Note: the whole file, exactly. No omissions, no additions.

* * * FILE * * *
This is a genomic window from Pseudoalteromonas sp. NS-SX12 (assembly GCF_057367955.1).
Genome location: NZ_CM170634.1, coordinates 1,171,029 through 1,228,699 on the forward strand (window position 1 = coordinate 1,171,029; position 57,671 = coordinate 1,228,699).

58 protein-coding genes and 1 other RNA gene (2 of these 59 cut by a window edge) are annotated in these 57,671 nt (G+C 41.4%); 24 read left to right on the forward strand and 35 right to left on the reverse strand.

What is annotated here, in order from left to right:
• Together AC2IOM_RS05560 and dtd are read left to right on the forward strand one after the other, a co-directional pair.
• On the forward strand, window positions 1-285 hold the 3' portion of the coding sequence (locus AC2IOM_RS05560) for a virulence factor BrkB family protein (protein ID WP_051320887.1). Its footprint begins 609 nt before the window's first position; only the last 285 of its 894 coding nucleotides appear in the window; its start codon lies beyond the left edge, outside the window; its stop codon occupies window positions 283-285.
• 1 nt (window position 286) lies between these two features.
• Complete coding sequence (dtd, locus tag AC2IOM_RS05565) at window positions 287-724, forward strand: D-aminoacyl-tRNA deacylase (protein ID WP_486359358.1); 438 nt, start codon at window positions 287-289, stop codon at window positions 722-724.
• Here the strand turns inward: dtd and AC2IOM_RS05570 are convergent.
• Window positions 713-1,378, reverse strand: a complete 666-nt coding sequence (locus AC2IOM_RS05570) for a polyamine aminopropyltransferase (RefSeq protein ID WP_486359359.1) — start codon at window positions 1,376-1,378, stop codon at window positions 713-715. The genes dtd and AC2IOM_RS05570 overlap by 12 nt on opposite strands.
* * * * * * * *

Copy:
This is a genomic window from Pseudoalteromonas sp. NS-SX12 (assembly GCF_057367955.1).
Genome location: NZ_CM170634.1, coordinates 1,171,029 through 1,228,699 on the forward strand (window position 1 = coordinate 1,171,029; position 57,671 = coordinate 1,228,699).

58 protein-coding genes and 1 other RNA gene (2 of these 59 cut by a window edge) are annotated in these 57,671 nt (G+C 41.4%); 24 read left to right on the forward strand and 35 right to left on the reverse strand.

What is annotated here, in order from left to right:
• Together AC2IOM_RS05560 and dtd are read left to right on the forward strand one after the other, a co-directional pair.
• On the forward strand, window positions 1-285 hold the 3' portion of the coding sequence (locus AC2IOM_RS05560) for a virulence factor BrkB family protein (protein ID WP_051320887.1). Its footprint begins 609 nt before the window's first position; only the last 285 of its 894 coding nucleotides appear in the window; its start codon lies beyond the left edge, outside the window; its stop codon occupies window positions 283-285.
• 1 nt (window position 286) lies between these two features.
• Complete coding sequence (dtd, locus tag AC2IOM_RS05565) at window positions 287-724, forward strand: D-aminoacyl-tRNA deacylase (protein ID WP_486359358.1); 438 nt, start codon at window positions 287-289, stop codon at window positions 722-724.
• Here the strand turns inward: dtd and AC2IOM_RS05570 are convergent.
• Window positions 713-1,378, reverse strand: a complete 666-nt coding sequence (locus AC2IOM_RS05570) for a polyamine aminopropyltransferase (RefSeq protein ID WP_486359359.1) — start codon at window positions 1,376-1,378, stop codon at window positions 713-715. The genes dtd and AC2IOM_RS05570 overlap by 12 nt on opposite strands.